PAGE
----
How to make bas-relief with plaster

How to make bas-relief with plaster

Would you like to do some decorations in your house that are not so common in other households? Or maybe you would like some other way of doing art from traditional painting?

Traditional being mentioned, bas-reliefs aren’t exactly new invention and you have probably seen them before not knowing what they are called.

For maybe that reason, the first thing you might have in your mind when you come upon this article is “what is a bas-relief?”. A bas-relief is a type of sculptural art and it can be realistic or nonrealistic.

Usually, a bas-relief is created on a flat surface but can be on curved surfaces like pots or vases. The surface is mostly flat with projecting areas that stand out, but not entirely free from the background. This form of art can be described as somewhat like a 3D painting.

That is, if you decide to paint it. Plaster bas-reliefs can be left like that or you can paint them. If you do decide to paint them, the outcome can be amazing.

Overall, bas-relief is a fun and creative type of art to work with. For someone who enjoys painting and sculpting, this can be an ideal medium to entice your imagination.

Materials needed for making bas-relief

These bas-relief materials are quite simple and I tried to keep them at the level that can be found in any household. If you have more innovative ideas, go ahead and do those as this is just a general guide on making things like this. It’s great if it has woken some new inspirations.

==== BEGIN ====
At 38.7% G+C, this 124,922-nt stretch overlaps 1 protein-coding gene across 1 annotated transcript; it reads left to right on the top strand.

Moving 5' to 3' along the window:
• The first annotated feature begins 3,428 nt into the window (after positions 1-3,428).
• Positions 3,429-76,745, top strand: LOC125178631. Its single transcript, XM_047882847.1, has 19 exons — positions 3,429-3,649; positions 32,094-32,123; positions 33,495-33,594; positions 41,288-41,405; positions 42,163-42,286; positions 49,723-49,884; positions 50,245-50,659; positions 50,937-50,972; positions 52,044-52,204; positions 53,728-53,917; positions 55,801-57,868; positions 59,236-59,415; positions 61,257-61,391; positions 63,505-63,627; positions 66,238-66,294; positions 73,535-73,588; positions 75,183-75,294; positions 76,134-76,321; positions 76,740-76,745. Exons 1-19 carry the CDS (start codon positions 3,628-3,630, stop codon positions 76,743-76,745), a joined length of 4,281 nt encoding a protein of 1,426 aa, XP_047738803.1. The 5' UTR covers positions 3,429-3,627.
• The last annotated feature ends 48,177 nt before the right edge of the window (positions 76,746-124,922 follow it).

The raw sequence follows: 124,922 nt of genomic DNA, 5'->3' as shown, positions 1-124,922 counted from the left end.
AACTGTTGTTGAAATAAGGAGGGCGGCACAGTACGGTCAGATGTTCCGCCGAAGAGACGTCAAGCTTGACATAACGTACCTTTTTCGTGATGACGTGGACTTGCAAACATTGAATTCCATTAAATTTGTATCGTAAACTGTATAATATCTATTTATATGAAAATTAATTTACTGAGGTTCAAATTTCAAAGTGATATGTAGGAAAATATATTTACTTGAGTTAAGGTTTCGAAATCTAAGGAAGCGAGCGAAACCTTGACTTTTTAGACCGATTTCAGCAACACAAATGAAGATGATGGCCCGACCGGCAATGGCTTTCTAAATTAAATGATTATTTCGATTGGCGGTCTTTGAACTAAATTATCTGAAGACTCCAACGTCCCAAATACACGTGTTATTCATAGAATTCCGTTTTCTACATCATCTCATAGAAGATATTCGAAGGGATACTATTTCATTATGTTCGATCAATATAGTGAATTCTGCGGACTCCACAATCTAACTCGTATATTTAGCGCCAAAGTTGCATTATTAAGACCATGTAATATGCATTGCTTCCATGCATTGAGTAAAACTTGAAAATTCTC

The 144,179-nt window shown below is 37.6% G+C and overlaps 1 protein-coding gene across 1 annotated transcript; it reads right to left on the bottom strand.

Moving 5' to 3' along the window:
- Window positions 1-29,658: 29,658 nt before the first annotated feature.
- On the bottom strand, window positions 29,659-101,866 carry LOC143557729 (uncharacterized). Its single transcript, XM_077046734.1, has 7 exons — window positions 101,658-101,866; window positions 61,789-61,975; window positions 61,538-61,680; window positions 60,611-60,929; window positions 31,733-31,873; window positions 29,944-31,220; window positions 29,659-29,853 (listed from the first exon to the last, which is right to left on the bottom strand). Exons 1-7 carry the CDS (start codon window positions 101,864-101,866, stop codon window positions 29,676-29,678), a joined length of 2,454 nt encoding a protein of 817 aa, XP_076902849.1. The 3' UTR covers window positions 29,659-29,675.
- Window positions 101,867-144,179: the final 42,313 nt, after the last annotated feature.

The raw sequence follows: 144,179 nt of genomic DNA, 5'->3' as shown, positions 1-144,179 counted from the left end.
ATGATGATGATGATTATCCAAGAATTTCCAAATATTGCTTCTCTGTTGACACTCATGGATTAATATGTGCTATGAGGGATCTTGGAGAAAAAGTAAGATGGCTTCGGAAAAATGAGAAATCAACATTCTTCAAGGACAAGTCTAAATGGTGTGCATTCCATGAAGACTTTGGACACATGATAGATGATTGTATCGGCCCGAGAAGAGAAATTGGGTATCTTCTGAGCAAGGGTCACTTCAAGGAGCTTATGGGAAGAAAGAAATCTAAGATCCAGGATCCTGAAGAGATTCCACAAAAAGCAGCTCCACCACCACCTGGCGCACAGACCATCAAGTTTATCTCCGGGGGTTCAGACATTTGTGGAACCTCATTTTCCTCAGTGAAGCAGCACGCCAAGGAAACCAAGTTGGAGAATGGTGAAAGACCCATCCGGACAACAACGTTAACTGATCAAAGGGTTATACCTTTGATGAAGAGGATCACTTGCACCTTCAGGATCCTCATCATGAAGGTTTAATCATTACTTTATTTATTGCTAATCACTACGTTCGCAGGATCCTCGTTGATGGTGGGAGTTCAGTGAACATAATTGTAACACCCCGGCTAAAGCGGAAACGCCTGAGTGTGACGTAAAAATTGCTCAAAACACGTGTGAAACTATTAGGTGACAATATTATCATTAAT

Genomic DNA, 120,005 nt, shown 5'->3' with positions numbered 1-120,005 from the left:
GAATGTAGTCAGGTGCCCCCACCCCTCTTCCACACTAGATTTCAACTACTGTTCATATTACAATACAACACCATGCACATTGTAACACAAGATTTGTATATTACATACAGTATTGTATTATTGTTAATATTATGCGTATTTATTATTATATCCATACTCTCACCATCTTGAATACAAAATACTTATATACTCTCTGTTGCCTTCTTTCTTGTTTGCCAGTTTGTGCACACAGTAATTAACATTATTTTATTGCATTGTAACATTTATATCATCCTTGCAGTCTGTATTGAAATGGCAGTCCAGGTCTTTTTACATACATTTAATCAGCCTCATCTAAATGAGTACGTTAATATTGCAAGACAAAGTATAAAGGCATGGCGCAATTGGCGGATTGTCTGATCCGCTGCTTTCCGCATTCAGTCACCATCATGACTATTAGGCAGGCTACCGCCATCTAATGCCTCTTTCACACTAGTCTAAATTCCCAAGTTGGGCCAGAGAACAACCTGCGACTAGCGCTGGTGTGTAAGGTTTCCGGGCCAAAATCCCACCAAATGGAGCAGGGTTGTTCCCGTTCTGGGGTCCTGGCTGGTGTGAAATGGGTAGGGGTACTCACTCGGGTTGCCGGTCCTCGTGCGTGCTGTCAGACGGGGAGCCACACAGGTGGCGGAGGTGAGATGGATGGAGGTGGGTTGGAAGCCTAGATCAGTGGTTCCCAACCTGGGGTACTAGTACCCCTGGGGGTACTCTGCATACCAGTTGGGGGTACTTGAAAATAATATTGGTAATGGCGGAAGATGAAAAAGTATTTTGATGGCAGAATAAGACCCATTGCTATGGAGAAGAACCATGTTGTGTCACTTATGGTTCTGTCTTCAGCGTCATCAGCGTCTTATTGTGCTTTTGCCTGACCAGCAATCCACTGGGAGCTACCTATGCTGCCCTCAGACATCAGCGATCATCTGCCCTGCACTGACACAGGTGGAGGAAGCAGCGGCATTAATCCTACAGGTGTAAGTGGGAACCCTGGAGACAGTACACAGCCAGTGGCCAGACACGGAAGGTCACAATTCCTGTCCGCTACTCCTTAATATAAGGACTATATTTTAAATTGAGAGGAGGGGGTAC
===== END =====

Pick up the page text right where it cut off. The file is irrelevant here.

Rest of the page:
So the materials that we need for this project are the following:

  • Plaster
  • Water
  • Hanging wire
  • Two eyelet screw hooks
  • Wood frame
  • Wire mesh
  • Large cloth
  • Acrylic paints
How to make bas-relief sculpture with plaster

Start by getting yourself and materials ready

You will be creating this bas-relief using strips of cloth soaked in plaster, using a piece of wood as the frame. Begin by choosing a working area that you don’t mind getting a little bit messy.

Wear old clothing as well, ones that you don’t have a strong attachment to. Most artists have clothes that they do their work in so as not to ruin their regular clothing, and you probably do as well if you do any amount of artwork.

I’m no artist and just wear my regular work wear. Some people are skilled in staying clean when they work with plaster etc., but sadly I was never one of those.

How to make bas-relief

Step 1: You can use a store-bought frame or make your own, but wood is a good choice as it is sturdy. I would use an old piece of discarded wood or plywood because I am cheap. But that is a personal choice.

Your frame can be whatever size you want. If you are making the frame, screw the two hooks into the back of the frame and tie on the wire to use for hanging your art piece when it is finished.

Do this before you put on the plaster, or you could end up breaking off pieces of plaster and ruining your work.

Step 2: Next, cover the wooden frame with the wire mesh screen. Make sure the screen sheet will cover the frame with extra room to curve around the back.